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Last Updated: Tuesday, 1 June 2004, 09:30 GMT 10:30 UK
Environment drives Hummer vs Hybrid row
By Maggie Shiels
In California

Men's fashion designer and manufacturer Craig Fruchter
"Black beauty": Craig Fruchter defends his Hummer sports vehicle

The Hummer is regarded as the Goliath of vehicles but the 8600 lb king of the road is the car everyone loves to hate.

And with petrol prices topping a record breaking $2.55 per gallon in California's environmentally conscious Bay Area, Hummer drivers are regarded as public enemy number one.

Men's fashion designer and manufacturer Craig Fruchter stumped up around $54,000 for his "big black beauty" in December of 2002. He admits his Hummer H2 is drawing more heat than usual as he clocks 11-13 miles per gallon on the freeways north of San Francisco.

"I have people flipping me off all the time but because I'm from New York, I get my ya-yas out that way and I get to flip 'em back."

Industry experts say a massive switch to smaller cars or Hybrids will only happen if petrol supply is disrupted or prices hit $5-a-gallon

Craig says while friends back east are "very chill" about his luxury Hummer - its design is based on the military Humvee workhorse - people in northern California aren't quite as tolerant.

"Everybody here claims to be more environmentally aware but really they're more hypocritical because the people that give me trouble about the Hummer are driving Range Rovers, Excursions and Suburbans, which drive 15-20 miles per gallon.

"People like to get behind symbols and it's scary that they get behind hating Hummers."

This symbol of road-hogging prowess, more than any other, certainly seems to bring out a visceral reaction.

Slogans sprayed

In one of the most extreme examples, a group called the Earth Liberation Front caused $1m worth of damage setting Hummers on fire at a California dealership late last year.

The group also claimed responsibility for spray painting slogans such as "Fat, Lazy Americans" on sports utility vehicles at other dealerships in the state.

Figures from trade magazine Automotive News seem to suggest soaring petrol prices could be affecting sales of these so-called gas-guzzlers.

Environmental director Russell Long paid nearly $20,000 for his Prius
Hybrid: Russell Long's car runs on electricity and petrol

While sports utility vehicles (SUVs) remain the nation's top selling car, sales are sluggish with a disappointing 4.1% increase for the year. Hummer sales also declined by 21%.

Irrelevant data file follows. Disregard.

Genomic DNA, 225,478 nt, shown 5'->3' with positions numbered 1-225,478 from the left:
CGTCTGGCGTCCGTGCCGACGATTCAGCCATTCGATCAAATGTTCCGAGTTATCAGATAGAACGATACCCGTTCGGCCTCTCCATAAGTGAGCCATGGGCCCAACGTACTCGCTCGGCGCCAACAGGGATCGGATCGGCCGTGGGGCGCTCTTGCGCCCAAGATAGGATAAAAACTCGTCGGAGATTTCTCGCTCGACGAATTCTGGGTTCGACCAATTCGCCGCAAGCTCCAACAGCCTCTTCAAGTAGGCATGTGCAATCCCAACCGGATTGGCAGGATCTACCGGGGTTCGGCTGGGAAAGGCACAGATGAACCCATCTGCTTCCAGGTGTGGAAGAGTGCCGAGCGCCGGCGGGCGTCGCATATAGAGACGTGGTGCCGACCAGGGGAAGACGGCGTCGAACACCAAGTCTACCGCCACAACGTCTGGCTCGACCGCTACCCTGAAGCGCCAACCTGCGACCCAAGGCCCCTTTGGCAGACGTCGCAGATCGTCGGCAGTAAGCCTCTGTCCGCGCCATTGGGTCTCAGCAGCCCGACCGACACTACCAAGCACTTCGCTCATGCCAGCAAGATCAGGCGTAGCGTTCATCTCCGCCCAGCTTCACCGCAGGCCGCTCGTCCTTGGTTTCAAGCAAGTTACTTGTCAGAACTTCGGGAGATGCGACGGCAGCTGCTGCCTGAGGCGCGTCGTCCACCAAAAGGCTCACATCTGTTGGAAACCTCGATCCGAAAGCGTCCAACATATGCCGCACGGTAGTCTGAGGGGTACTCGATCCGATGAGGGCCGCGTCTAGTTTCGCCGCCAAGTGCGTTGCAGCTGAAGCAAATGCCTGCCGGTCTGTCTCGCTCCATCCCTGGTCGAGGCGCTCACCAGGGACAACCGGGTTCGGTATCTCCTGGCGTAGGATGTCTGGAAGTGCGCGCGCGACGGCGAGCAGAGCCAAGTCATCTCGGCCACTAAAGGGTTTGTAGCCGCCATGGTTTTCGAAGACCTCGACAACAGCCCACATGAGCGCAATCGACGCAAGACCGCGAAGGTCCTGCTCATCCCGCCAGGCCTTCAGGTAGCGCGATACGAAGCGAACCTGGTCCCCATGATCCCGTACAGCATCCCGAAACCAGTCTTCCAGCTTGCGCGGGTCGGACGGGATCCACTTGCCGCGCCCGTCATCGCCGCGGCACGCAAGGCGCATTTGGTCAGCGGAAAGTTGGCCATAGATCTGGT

At the other end of the scale, the Hybrid is enjoying its moment in the sun. The profile of this dual petrol-electric powered car which boasts 40-60 miles per gallon has been boosted by celebrity owners including Tim Robbins, Susan Sarandon, Leonardo Di Caprio and Cameron Diaz.

Driven by environmental concerns and the rise in the cost of petrol, American registrations for Hybrids rose over 25% to nearly 44,000 last year. California ranked number one with nearly 11,500 new hybrid drivers.

Among them is environmental director Russell Long who lives in San Francisco and paid nearly $20,000 for his Prius just three months ago.

"I bought the car because I get terrific fuel mileage and as an environmentalist, I want to do everything to break the nation's oil dependence," he told BBC News Online.

More expensive

While record petrol prices help fuel incentives to go Hybrid, the numbers don't add up.

The director of the University of California's Energy Institute, Professor Severin Borenstein claims: "It still costs two or three thousand dollars more to buy a Hybrid and if you do the calculations of how much you would save on gasoline over the life of a car it's unlikely you would ever actually cover your costs."

For Russell Long that's not the issue. "If petrol was 10 cents a gallon I would still buy a Hybrid. Guys who drive Hummers need to understand those vehicles are symbolic of what is wrong with this country."

Professor Severin Borenstein of the University of California's Energy Institute
Professor Borenstein: Petrol prices not an issue for Hummer owners

Professor Borenstein says for Hummer drivers, the cost of fuel at the pump is most likely not a big deal. "Someone who has spent $50,000 to buy a Hummer, and in some cases more than that, probably isn't that sensitive to spending another $500-$1,000 a year on gasoline.

"If they were, they probably wouldn't be buying the Hummer in the first place."

Craig Fruchter says what counts more is the government's tax credit of up to $100,000 for vehicles weighing over 6000 lbs.

"I looked at the vehicles at the time and there was about four or five that fit the bill. There was the Range Rover at $75,000 and the Mercedes at $75,000 and so at a base sticker of around $50,000 and being able to write it off mostly and use it for work I thought it (the Hummer) was a good deal."

Hybrid sports vehicle

The Hybrid tax credit isn't quite as lucrative, totaling $1,500 for this year and declining 25% a year until it's phased out.

At the moment three Hybrids dominate the marketplace but still account for less than 1% of nearly 17 million vehicles sold in the US.

Auto makers are planning to roll out more than a dozen Hybrids in the next year while the first Hybrid SUV, built by Ford, started a promotional tour through the country last week.

Meanwhile industry experts say a massive switch to smaller cars or Hybrids will only happen if petrol supply is disrupted or prices hit $5-a-gallon.


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